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Nava
post Feb 21 2011, 09:50 AM
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About practice biggrin.gif

I'm just curious and thinking about practice time..
How mcuh do you really practice and what are ur goals? No matter if u just a hobbyplayer, beginner or fulltime player.

Me myself joined about hmm...say 6 weeks ago and I try to play atleast 1 to 2 hours a day. Got a work and a house so its pretty much to handle between practicing:) And a girlfriend who does'nt want to be neglected rolleyes.gif
So focus on what I practice is very important to me and for a month now I have played Modal Madness and it has become a bit of a poison and I cant play anything else before I have gone through that for half an hour:)

My goal is to become a faster player in AP and vibrato and to find harmonic melodies. I love to make songs and would be nice to record it someday. My problem is that I am to much of a perfectionist:) I hate when I cant play it exactly the way it should...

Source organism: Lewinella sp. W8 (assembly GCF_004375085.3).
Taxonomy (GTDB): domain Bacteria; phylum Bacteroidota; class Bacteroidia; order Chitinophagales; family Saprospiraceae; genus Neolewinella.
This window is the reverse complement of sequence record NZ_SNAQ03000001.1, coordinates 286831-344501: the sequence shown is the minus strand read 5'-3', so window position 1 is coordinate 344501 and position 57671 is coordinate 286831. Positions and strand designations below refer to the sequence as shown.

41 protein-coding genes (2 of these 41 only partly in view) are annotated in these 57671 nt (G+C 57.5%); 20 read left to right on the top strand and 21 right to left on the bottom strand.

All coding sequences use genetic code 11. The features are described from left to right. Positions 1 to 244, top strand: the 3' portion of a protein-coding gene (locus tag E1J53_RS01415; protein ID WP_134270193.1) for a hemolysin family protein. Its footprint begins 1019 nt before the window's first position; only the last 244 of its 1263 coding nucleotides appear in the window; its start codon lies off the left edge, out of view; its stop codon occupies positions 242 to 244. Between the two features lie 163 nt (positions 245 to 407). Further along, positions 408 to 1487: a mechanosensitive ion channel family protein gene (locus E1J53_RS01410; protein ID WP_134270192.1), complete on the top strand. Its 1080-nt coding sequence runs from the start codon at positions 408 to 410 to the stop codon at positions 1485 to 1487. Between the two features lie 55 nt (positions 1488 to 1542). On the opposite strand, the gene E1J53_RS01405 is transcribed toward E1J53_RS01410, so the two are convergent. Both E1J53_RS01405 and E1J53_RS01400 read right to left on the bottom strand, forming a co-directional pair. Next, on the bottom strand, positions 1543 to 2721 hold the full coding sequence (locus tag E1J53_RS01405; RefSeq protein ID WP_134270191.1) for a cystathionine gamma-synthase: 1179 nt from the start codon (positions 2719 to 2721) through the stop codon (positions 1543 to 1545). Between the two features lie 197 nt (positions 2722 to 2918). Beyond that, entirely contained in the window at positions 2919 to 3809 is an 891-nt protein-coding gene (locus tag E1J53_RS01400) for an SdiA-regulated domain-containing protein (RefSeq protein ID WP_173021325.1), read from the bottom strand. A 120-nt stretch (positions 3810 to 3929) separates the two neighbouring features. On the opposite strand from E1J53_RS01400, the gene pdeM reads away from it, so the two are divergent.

So my practice time is about 1-2 hours/day and goal is to be a better allround player/soloist.

Looking forward to read your story and get more inspiration cool.gif

// Thomas


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Ben Higgins
post Feb 21 2011, 10:25 AM
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Hi Thomas,

I think your approach is very good... using your practice time to focus on a few aspects that you want to improve instead of random noodling is the most efficient way to progress.

My current approach is similar to yours. I focus on perfect repetition at manageable speeds to ingrain good form and muscle memory. I also take frequent brakes to just relax and breathe.. I don't allow my muscles to get too tired so they can't carry on. I also practice stood up and pay particular attention to making sure my shoulders are as relaxed as possible.